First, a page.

- The North Korean leader says he will make every effort to strengthen ties with China and that the alliance is a ‘strategic option’
- This comes as the North seeks to resume stalled denuclearisation talks with the US
North Korean leader Kim Jong-un has vowed to strengthen ties with China, calling the alliance between the two countries a "strategic option", Pyongyang's state media reported on Friday.
This comes as the North and the US are widely expected to resume stalled nuclear disarmament talks in a few weeks.
Kim made the remarks in response to a congratulatory message sent by Chinese President Xi Jinping on September 9 to mark the 71st anniversary of the founding of North Korea.
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Relations between the two allies, which had cooled over the North's repeated missile tests, have warmed in recent months through a series of talks between Kim and Xi.
Xi visited Pyongyang in June " the first trip by a Chinese head of state to North Korea in 14 years " while Kim has visited China four times since March 2018.
Chinese Foreign Minister Wang Yi's trip to Pyongyang earlier this month also raised speculation of another summit in the near future.
"Our meetings in Beijing and Pyongyang fully demonstrated before the world my and Comrade General Secretary (Xi's) firm will to invariably consolidate and develop the DPRK-China friendship," Kim said, describing it as "precious" and a "strategic option". DPRK stands for North Korea's official name, the Democratic People's Republic of Korea.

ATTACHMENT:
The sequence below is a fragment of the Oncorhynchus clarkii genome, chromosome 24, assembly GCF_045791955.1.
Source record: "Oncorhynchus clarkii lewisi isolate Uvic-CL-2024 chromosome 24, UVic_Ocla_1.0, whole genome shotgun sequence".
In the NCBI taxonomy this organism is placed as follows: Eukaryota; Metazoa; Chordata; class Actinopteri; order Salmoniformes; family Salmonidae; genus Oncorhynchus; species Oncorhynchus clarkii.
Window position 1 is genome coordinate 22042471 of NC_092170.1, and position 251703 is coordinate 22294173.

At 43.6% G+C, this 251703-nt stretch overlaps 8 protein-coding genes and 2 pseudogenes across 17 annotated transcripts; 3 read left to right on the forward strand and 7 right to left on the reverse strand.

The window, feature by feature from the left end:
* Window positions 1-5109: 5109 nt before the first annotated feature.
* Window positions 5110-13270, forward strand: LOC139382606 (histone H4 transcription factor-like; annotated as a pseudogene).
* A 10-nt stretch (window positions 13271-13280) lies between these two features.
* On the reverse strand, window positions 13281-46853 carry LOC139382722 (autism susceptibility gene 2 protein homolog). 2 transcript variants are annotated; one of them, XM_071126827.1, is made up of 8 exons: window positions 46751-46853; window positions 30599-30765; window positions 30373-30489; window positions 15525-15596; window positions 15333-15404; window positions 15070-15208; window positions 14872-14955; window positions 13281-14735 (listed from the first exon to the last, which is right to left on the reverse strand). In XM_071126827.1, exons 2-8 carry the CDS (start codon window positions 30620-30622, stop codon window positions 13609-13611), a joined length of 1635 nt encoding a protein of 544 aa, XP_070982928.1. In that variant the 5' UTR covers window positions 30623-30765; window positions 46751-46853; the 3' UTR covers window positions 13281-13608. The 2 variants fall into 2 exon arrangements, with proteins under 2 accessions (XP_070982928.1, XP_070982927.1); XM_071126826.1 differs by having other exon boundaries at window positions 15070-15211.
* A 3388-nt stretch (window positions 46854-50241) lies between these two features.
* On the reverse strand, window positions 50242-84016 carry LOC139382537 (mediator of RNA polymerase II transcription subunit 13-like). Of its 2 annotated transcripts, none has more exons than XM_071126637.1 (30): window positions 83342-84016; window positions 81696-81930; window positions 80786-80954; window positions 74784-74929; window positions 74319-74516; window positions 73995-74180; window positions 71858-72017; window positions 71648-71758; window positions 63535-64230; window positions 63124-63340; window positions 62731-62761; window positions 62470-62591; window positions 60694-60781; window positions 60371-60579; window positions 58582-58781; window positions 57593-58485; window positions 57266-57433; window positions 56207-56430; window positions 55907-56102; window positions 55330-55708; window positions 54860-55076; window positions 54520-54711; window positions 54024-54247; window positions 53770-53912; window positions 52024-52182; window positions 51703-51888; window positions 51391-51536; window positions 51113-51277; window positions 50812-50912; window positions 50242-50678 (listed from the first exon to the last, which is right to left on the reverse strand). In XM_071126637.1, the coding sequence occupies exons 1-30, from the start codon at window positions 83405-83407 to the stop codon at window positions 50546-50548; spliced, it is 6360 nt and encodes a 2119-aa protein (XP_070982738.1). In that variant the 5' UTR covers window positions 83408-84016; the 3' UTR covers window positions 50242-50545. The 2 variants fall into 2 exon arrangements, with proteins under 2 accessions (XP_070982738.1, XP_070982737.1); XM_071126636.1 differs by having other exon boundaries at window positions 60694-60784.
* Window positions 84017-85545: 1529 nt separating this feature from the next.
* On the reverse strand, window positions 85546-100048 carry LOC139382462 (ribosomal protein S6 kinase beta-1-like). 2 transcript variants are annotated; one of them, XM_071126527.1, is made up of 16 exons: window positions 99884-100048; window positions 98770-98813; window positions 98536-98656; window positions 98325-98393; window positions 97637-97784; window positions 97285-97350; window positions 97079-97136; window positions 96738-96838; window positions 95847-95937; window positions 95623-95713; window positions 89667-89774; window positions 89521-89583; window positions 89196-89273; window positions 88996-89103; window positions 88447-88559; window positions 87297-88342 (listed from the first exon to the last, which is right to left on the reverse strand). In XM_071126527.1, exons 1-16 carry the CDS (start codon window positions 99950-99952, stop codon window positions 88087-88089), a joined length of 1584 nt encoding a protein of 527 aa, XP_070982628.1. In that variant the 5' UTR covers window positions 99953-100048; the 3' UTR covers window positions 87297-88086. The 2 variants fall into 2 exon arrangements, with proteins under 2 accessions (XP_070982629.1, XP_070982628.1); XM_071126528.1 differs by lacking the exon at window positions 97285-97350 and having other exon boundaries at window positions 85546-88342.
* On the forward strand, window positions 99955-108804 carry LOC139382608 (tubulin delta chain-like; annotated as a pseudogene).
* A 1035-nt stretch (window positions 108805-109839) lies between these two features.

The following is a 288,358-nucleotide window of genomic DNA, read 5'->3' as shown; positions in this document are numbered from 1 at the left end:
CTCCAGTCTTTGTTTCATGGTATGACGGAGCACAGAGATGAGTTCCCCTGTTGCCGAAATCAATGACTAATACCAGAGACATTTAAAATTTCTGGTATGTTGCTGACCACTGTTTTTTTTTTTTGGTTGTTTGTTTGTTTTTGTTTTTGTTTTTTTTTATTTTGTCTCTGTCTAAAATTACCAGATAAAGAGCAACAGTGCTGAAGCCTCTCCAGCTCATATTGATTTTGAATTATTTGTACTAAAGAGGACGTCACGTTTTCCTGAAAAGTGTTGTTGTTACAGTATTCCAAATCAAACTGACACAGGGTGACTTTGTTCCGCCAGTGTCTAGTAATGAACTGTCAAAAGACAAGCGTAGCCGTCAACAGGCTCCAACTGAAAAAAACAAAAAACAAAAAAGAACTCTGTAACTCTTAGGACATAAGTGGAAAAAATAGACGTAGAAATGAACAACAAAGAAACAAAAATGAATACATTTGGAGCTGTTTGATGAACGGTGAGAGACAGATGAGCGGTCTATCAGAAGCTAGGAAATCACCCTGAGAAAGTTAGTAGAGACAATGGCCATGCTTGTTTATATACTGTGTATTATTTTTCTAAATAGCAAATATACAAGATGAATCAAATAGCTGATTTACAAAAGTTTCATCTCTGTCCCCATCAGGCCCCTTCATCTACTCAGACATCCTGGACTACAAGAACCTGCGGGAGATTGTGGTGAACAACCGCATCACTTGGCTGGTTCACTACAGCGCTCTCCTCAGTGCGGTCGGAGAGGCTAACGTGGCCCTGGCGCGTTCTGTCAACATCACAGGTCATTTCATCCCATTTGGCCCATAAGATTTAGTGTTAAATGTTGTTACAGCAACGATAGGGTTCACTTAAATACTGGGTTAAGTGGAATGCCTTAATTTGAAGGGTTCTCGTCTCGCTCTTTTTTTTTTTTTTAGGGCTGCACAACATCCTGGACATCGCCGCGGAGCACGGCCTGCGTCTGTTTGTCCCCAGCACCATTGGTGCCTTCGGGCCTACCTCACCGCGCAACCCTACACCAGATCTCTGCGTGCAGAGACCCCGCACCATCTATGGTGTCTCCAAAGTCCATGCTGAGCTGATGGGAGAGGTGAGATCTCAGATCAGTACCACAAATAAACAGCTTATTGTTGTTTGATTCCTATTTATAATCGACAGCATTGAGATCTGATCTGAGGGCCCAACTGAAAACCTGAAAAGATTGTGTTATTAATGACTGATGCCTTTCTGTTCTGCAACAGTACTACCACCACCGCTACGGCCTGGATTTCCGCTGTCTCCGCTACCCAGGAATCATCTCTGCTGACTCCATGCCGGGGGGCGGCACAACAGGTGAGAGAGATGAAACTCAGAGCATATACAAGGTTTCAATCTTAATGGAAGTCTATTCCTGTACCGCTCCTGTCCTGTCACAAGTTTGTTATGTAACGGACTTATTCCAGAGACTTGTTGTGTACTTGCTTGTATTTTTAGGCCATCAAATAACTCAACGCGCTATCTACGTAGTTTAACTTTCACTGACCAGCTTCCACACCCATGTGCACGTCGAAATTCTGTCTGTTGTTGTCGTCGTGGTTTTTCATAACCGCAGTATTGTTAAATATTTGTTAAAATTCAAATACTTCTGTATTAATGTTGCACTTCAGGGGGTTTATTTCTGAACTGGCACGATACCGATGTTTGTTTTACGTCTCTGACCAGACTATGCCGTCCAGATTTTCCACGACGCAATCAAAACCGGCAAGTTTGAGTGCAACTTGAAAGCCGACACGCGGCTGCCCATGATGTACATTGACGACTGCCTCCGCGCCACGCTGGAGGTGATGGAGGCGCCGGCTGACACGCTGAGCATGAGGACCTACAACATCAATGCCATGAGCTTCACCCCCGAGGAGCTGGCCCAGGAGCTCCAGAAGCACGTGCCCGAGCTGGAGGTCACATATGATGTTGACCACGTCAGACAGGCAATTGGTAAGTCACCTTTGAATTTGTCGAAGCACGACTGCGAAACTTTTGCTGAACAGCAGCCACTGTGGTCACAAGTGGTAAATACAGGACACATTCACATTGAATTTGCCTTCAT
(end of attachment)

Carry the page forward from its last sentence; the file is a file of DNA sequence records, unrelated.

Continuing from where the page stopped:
"I will make every possible effort to successfully carry forward and glorify great DPRK-China friendship on the road of socialism and bring about a rosier future," Kim added.
Professor Yang Moo-jin at the University of North Korean Studies in Seoul said the North has dropped its traditional revolutionary language such as "blood ties" and "revolutionary comradeship" when referring to China in favour of more conventional diplomatic expressions.
"This is part of the North's efforts to project an image as a normal state to the world, not as a pariah state," he said.
Last week, the North expressed a willingness to restart talks which have been stalled since February's no-deal summit between US President Donald Trump and Kim.
But it urged the US to come up with a new proposal acceptable to Pyongyang, including US sanctions relief and security guarantees for its regime through a peace treaty.
South Korea's top nuclear envoy Lee Do-hoon, who is currently in Washington for talks, said on Thursday the US and North Korea could resume denuclearisation negotiations soon.
Trump named Robert O'Brien as his new national security adviser on Wednesday to replace John Bolton, who was known for his hardline approach to US adversaries such as North Korea, and was sceptical of Trump's overtures to Kim, arguing instead for pre-emptive military action.
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Trump berated Bolton this week for advocating the "Libyan model" in talks with the North and incurring Pyongyang's wrath, suggesting a "new method" could help break the impasse in denuclearisation negotiations.
Libya agreed to surrender its weapons of mass destruction programme in late 2003, after which its leader Muammar Gaddafi was removed from power and killed by Nato-backed rebel forces in 2011.
Trump will meet with South Korean President Moon Jae-in on Monday on the sidelines of a United Nations General Assembly session in New York.
Their ninth bilateral summit will focus on how to move the Korea peace process forward.
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